Mixtape Review- Alley Shakur: The Soul of a Runaway Slave by Alley Boy
I think a lot of us are conditioned (through Jim Morrison, Jimi Hendrix examples) to believe that our most important artists burn brightly for a short moment and then leave the stage forever. It’s only as you get older that you realize how much better a career Audrey Hepburn had than Marilyn Monroe. At this stage a lot of my favorite artists are like Alley Boy not bound to burn the brightest but like a subway train there whenever I need him with the ability to get me where I need to be.
Alley Boy churns out mixtape after mixtape with startling consistency and ferocity. On his new mixtape Alley Shakur we aren’t even out of the Intro before he’s threatening to piss on his opponent’s graves and do physical harm to their children. Everyone prizes the good old fashioned NY Goon music well this is Atlanta Goon music, twenty one tracks of it. While its hardcore it doesn’t fit the bounce of the Trap movement and its too focused and lyrical to be Atlanta Pop Rap.
The connection this mixtape has to 2pac Shakur is supposed to be his seething anger and pursuit of truth but I don’t think that’s really it. All the interludes woven into the project lead us there but in reality Pac was the type of dude that made every song important and Alley wants to connect to his audience like that. Back when I was in the military during down times we would all put our headphones on and sing Hail Mary together in 2pac voice…it sounds silly now but it wasn’t, the song meant a lot to us. While Alley’s fantastically satisfying chanting on For The High captivates and demands re-listening I can’t even fathom Alley getting to that level. Partially because music doesn’t work like that anymore, we have so much of it we don’t attend it as well as we used too. Partially because Alley isn’t willing to get very personal on his music; try to find anything on Wholes or Too Many that’s personal beyond personally threatening.
Starlito, Kevin Gates, and Trey Songz don’t feature on talentless artists projects though. Alley Boy can switch from a song about hitting on a lady (Come On Over) to how wonderful he is (Great) and not betray his sensibilities while making them all fun. I couldn’t find production credits but all these tracks bounce and warrant copious bow throwing while containing admirable lyrical dexterity. Celebration uses the finger snap DJ Mustard feel, When I Ride could be on Jeezy’s first album. Alley Shakur is long but doesn’t feel like it because within the twenty one tracks we get a lot of different shades of the ATL goon sound.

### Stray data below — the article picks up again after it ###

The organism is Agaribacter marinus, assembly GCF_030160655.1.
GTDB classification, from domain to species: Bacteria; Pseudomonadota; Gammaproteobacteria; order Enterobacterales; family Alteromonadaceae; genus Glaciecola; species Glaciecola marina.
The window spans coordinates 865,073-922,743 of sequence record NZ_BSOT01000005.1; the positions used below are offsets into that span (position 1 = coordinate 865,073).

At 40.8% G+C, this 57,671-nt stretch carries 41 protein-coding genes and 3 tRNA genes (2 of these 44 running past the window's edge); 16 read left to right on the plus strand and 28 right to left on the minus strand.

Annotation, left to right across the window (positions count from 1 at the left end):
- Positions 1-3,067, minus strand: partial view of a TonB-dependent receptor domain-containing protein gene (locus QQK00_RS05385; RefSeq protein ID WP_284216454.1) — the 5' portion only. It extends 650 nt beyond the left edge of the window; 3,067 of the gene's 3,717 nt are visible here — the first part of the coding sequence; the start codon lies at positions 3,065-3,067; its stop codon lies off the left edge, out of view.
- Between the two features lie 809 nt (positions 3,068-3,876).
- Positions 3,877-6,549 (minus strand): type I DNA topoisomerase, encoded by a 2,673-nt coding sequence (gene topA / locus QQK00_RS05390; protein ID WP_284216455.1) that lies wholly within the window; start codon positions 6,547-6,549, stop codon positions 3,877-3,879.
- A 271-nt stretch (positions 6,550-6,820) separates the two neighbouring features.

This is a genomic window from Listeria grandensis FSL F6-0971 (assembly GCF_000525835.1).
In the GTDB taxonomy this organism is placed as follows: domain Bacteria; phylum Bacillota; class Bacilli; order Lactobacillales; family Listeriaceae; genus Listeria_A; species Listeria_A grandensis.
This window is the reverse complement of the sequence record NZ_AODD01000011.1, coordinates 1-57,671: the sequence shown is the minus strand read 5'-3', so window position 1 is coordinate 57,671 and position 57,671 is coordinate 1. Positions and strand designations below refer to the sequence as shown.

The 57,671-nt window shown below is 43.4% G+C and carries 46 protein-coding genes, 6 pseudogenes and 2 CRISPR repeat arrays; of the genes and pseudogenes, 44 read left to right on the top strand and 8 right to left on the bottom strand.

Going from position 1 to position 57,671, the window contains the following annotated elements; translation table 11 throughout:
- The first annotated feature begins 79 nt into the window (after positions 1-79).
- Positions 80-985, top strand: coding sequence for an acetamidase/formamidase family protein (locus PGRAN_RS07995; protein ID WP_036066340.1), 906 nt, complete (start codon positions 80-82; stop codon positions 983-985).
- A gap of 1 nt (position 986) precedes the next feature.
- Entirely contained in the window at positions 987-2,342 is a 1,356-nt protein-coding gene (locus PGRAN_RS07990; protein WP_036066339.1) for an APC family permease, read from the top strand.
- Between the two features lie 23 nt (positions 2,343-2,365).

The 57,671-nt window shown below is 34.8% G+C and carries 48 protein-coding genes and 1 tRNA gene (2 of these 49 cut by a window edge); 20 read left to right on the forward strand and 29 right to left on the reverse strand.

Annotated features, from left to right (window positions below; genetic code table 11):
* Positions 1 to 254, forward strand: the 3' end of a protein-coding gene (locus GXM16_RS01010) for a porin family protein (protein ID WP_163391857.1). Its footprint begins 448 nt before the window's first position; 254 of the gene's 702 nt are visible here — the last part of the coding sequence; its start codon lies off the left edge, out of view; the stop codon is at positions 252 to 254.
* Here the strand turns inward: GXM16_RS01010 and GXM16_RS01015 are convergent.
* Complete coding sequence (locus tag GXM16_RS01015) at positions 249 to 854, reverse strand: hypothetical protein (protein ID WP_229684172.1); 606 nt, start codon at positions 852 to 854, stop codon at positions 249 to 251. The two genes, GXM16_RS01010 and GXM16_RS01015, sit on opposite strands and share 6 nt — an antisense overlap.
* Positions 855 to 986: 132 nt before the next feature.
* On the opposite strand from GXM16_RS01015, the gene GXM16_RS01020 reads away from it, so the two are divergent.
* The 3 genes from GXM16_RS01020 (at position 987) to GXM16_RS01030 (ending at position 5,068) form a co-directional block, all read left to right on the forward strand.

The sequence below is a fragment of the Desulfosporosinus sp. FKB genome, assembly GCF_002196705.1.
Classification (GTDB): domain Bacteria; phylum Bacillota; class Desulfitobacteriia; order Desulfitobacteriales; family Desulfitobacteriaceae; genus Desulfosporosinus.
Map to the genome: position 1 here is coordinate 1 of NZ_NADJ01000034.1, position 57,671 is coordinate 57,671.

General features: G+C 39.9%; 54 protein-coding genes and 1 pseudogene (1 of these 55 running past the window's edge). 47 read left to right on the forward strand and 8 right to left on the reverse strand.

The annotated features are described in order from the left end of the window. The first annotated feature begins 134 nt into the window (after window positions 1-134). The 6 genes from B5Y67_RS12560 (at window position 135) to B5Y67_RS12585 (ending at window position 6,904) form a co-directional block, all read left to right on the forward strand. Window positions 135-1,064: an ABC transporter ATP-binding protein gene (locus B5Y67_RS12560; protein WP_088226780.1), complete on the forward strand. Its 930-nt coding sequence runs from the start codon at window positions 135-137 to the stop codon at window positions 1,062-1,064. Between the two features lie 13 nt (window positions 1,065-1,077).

It makes perfect sense that Alley was one of the guys Master P grabbed up when he re-emerged as his old self. No Limit was built on a roster of minor miracle artists that could absolutely kill verses, tracks, even albums while staying in the background waiting for their time. The theme of Alley Shakur is Alley asking when his time is. No matter when that is, a lot of people respect his grind.
download or stream Alley Shakur below:
Song Review-How U Feel by Fat Trel produced by Harry Fraud
Trel’s new mixtape Gleesh feels like the proving ground for the number one Maybach Music question: does the luxuriously clean production style of the label fit the gritty goon content of the roster? Fat Trel is full of violent bluster with a magnificent evil frog monster voice to boot and feels comfortable over dark stabbing Gucci Mane style production but Maybach has a signature sound. Its radio friendly and refined and sometimes doesn’t make sense for the artist. Some songs don’t seem to work on Gleesh but the most interesting ones seem to provide enough balance for an answer. This is the best example.
Harry Fraud finds the perfect equilibrium between echoing club friendly bass with gentle guitar and a melodic spook that lets Trel lead with his determination and sneer. Lyrically Trel never lets you get comfortable, contradicting every image of attractive women showing him attention with bad neighborhoods and violence. If you think he’s thin in terms of content I can’t really argue but with the delivery and voice I could listen to this dude rap the phone book. When you couple that with one of the most impressive Harry Fraud beats (how consistent is Harry Fraud? I’ve heard the criticism that he only makes one kind of beat but DJ Mustard does the same thing and we love him…Fraud is one of those consistent dudes who seems to make everyone’s project sound better) in a while its hard to beat that for a stand out song.